Yes, you read that headline correctly. I place S.Z. Attwell’s Aestus Book 1: The City, at the level of Frank Herbert’s Dune. I don’t make that comparison lightly, either. It’s just that Aestus is so damn good.
Perhaps I’m turning into a ‘cli-fi’ or climate fiction fan, but I couldn’t put Aestus down. The imaginary world where The City exists is based on our beloved yet troubled planet Earth. Civilization has lived underground for over a millennium since the outside is too hot to sustain human life. Hence, the title “Aestus,” which, in Latin, has a meaning of heat/fire, raging, boiling, agitation, passion, and seething.
Read the book, and you’ll agree – the author chose the perfect name for her book.
Aestus begins by detailing a traumatic childhood experience our protagonist – Jossey – went through when she was ten years old. That event, which resulted in a large scar on her face and the loss of her brother, still shapes her life 15 years later.
Jossey scrambled up the side of the condenser pod and sat under the desert sky, looking up at the glitter of stars.
She winced at the squeak of Tark’s shoes on the sleek metal curve of the pod. This one was older, maybe a century or more, but still in good condition. “Ship-shape,” Father would say, though the phrase meant nothing to her. It was one of those strange things grown-ups said.
The steel pod gleamed in the starlight. She hoped the Onlar wouldn’t see two figures sitting here.
Jossey works for The City as a solar engineer, responsible for keeping The City’s solar panels operational to support the agriculture citizens rely on to sustain themselves. The drama begins almost immediately. The transport Jossey and her crew are on runs over something on the way back down from the surface.
It was pitch black inside the transport. People were shrieking, gasping, their voices ringing off the glass and walls. The noise, the terror in their voices, was overwhelming. Jossey dropped to the floor and fumbled for her belongings. The knife, where was her knife? Had she packed it? Had she forgotten it?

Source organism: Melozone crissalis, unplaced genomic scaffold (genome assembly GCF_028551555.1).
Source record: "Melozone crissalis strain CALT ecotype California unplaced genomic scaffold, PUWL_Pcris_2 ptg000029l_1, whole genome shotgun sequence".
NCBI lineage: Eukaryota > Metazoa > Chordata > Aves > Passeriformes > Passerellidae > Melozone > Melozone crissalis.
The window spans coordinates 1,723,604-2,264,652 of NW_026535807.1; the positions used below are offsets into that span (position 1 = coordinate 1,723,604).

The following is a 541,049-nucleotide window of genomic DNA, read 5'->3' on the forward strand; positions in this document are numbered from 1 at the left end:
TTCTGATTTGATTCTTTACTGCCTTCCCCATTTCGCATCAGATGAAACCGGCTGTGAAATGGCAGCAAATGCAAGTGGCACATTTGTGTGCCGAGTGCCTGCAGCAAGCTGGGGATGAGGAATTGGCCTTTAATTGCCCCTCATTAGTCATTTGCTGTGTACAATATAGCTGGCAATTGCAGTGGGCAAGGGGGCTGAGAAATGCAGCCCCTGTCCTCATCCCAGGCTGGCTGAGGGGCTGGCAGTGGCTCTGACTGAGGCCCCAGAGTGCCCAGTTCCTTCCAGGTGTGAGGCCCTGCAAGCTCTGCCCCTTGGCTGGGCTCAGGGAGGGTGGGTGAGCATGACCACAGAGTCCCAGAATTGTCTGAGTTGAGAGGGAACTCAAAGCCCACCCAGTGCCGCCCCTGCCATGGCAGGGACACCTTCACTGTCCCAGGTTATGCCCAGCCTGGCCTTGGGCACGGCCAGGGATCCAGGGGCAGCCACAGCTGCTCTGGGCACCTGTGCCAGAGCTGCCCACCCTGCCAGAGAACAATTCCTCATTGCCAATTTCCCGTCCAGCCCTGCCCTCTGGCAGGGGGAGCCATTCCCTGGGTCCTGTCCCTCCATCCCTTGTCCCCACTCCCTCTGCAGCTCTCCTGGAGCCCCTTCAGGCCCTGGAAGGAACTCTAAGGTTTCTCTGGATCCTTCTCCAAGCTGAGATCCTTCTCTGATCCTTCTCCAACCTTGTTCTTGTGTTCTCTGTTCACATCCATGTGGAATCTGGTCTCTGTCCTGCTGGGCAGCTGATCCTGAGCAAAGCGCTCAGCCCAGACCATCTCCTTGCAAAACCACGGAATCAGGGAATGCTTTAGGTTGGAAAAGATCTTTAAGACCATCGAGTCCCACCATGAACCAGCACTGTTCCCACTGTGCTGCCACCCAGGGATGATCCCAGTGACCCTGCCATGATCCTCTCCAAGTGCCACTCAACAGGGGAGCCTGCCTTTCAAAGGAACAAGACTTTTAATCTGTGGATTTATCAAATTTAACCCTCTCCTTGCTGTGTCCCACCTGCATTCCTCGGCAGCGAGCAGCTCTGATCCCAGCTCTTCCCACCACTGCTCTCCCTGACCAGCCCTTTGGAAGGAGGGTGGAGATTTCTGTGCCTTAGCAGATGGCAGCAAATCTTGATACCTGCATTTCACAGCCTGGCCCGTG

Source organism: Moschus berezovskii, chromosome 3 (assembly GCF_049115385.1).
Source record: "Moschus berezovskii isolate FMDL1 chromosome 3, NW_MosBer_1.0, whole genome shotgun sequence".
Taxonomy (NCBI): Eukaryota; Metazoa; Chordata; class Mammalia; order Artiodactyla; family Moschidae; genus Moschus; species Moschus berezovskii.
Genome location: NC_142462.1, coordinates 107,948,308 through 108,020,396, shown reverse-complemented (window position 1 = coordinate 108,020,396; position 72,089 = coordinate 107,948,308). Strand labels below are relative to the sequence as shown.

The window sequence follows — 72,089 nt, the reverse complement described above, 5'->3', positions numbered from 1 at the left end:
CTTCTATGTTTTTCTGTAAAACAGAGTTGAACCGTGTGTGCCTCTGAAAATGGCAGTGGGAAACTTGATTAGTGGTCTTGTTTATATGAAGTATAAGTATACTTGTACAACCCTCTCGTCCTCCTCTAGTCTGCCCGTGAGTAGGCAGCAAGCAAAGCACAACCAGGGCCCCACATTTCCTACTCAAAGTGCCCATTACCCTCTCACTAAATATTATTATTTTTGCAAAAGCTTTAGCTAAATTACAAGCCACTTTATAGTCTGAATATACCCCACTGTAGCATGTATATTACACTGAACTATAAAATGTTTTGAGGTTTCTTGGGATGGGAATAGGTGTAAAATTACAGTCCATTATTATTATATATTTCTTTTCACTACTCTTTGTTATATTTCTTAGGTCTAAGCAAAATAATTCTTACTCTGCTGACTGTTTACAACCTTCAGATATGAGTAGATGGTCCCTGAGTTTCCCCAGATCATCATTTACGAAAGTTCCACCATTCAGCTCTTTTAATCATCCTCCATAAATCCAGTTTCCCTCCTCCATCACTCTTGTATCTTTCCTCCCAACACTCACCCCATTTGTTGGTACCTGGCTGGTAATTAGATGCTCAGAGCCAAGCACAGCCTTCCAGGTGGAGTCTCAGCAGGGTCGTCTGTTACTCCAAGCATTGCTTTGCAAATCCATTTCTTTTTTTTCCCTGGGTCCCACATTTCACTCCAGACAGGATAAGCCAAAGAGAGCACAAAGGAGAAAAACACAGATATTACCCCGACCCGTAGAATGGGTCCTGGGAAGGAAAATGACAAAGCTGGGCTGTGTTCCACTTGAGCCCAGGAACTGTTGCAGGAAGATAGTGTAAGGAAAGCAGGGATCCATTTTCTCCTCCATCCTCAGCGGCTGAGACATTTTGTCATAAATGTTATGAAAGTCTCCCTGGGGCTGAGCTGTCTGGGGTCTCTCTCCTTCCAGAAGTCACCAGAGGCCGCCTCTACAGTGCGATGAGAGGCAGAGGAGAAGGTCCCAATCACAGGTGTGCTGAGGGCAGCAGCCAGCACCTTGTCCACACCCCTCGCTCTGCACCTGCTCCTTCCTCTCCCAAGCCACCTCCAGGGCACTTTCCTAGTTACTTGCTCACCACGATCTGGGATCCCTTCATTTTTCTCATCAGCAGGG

She collided with a seat and sat still, trying to breathe, trying to orient herself. Calm down. Remember the procedure.
They come in the dark. They can see you.
The air was thick with fear. Jossey could feel the waves of prickling heat rising in her chest, choking her.
As the story develops, readers learn there is more to society than the citizens of The City. There are Onlar, dwellers of the outside world, and the Karapartei, a political uprising group. Throughout the book, Attwell cleverly weaves each group together to reveal a surprising history and turmoil of civilization from millennia ago.
Aestus ebbs and flows between extreme action and terror moments to moments of introspection, training, plot progression, and tension. As a reader, you could not ask for a more perfectly paced book.
Often, indie authors leave gaping plot holes and don’t close out their story in the first book of a trilogy or series, forcing their readers to wait until the subsequent text. Aestus ends on a cliff-hanger, but it manages to close out all of the first book’s plot points. Everything hinted at during the book is revealed by the end. I felt satisfied when I finished reading Aestus.
Yet, Attwell added just enough allusion at the end of the book to stage a continuation of the storyline, making me anxious to read Book 2. Not enough authors, especially indie authors, are capable of that.
This Book Has It All
Action and adventure? Check. Military/police? Check. Climate change? Check. Romance? Check. Amazing world-building? Check. Well-developed characters? Check. Frightening moments? Check. Death and loss? Check. Sinister antagonists? Check and check. Best of all? A strong, realistic female protagonist – something all too often missing from the science fiction genre.
The story is hands-down the most dynamic, intertwined dramas I have read since Frank Herbert’s Dune.